Syrian CW Use – Why? There’s a good reason | Charles Duelfer

Syrian CW Use – Why? There’s a good reason

Many have wondered why Syrian would continue to use chemical munitions recognizing that the international community would condemn such actions. After all, they received some measure of positive recognition when acceded to the Chemical Weapons Convention in 2013 and allowed the OPCW inspectors to supervise the removal/destruction of their (large) declared CW capacity. They did a good job though it is now apparent that Syria retained a limited capacity in contravention of their treaty obligations. So why incur all the wrath of the international community just to use some limited chlorine (possibly also sarin) barrel bombs? After all, (and the Russians) have been bombing extensively with conventional weapons to great effect.

They answer may be the extensive tunnels that Jaesh al-Islam seems to have had in Douma. Clearing insurgents out of tunnels is not an easy military task. A uniquely effective tool could be Chlorine gas. Conventional bombing will drive insurgents (and civilians) into basements and bunkers. Chlorine is a perfect response to that. It is heavier than air and sinks to lower levels. Using chlorine will flush insurgents out of their tunnels and remove their last bastion of protection. It was shortly after Basher al-Assad used chlorine that the last insurgents agreed to evacuate Douma.

And now the presence of insurgent tunnels is beginning to become know.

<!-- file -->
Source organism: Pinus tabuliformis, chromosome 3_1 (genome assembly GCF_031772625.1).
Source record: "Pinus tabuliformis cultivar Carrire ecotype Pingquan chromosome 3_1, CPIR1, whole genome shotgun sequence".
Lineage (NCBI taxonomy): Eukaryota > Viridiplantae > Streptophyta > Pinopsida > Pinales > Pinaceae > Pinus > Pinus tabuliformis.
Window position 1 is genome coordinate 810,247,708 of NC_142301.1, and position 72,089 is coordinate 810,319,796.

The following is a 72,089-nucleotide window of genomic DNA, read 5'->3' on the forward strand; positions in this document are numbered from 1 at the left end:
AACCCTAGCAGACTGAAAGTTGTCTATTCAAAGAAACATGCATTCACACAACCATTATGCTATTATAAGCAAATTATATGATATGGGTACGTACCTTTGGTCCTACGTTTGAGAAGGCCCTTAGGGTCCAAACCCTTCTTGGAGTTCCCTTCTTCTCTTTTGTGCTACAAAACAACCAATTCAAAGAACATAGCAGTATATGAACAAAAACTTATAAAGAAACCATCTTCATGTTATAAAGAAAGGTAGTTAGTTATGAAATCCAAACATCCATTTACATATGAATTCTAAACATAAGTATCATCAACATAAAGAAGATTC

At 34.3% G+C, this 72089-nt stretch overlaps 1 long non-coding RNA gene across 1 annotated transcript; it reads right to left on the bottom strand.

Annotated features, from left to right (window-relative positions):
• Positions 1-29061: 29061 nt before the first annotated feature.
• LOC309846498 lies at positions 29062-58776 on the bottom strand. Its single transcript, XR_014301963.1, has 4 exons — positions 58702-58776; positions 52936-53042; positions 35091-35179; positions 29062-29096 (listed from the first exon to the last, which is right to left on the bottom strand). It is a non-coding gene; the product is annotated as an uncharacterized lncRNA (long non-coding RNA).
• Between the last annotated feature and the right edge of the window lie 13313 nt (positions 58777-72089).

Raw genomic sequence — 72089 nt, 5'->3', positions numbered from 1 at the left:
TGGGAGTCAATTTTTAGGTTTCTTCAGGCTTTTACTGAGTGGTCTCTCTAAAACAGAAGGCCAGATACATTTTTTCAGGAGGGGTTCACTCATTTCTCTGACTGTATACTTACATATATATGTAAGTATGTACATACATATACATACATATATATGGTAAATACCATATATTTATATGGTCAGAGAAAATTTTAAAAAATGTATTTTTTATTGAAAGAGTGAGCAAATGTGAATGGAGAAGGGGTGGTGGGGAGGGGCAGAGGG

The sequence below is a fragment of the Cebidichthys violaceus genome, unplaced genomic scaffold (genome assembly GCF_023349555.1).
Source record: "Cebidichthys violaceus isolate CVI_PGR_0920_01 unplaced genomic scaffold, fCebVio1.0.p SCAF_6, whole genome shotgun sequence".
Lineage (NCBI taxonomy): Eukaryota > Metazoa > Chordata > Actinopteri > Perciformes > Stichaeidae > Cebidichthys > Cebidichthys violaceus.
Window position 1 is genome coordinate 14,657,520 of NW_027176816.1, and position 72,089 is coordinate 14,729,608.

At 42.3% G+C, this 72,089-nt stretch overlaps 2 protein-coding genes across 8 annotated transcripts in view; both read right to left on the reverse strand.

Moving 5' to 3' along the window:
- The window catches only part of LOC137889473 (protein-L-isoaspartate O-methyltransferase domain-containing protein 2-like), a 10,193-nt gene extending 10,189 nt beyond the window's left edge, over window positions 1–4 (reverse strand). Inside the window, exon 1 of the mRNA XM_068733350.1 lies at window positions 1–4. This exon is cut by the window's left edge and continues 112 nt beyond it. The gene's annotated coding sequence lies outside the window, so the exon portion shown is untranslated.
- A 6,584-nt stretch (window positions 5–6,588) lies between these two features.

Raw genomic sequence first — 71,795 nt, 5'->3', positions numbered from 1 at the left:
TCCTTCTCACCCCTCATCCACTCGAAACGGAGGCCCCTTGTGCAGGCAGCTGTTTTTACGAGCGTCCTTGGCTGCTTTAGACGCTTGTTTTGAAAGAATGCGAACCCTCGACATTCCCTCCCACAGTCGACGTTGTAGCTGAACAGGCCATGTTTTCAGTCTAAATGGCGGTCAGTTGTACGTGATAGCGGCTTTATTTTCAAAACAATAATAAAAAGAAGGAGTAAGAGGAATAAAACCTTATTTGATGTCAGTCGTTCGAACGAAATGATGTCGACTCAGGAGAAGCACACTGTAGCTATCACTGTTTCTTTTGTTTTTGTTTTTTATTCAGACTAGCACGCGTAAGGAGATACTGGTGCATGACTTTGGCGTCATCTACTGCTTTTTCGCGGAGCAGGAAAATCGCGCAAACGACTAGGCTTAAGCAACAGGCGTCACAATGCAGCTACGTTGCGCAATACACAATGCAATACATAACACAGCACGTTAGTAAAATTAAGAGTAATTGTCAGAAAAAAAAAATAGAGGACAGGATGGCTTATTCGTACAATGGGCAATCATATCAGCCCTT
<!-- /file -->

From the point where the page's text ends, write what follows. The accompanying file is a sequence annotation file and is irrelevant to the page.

Chlorine and barrel bombs seem to have been the perfect weapon for this military problem.

Sadly, I doubt Bashir al-Assad will be deterred from using this potent weapon in similar circumstances in the future. The airstrike of last Friday night may have sent a message, but it was mixed. It seems we launched over one hundred cruise missiles, some very advanced and NO ONE WAS HURT! That seems a peculiar measure of merit.   Possibly there was some damage to buildings that may have been associated with chemical weapons fabrication, but the fear of upsetting the Russians constrained targeting to the point where on the order of a quarter billion dollars of our most sophisticated munitions are expended with the caution that no one should be hurt. Bashir al-Assad’s uses weapons with exactly opposite purpose.


The Russian certainly are protected the regime—sort of a variation of Saddam’s use of civilians as human shields.


Following last years strike, the White House put out a detailed compilation of the essential data that supported their assessment about Syrian CW use. This time they have not yet. The French have issued a fairly detailed paper. More could be done.


Russian Foreign Minister Lavrov, an expert in dealing with UN inspectors, will continue to offer alternative explanations and arguments. He will challenge UN inspectors and assert that they have not proved their case. Lavrov, did this with great panache when I was deputy Chairman of the UN Iraq weapons inspection team called UNSCOM (Lavrov was the Russian ambassador to the UN). He would have to think that little green men could have dropped chemical agent from flying saucers, or, if you found that unlikely, then the weapons inspectors themselves were at fault. But certainly there are many other explanations for the data presented by west. Washington needs to counter this in a more compelling manner.






















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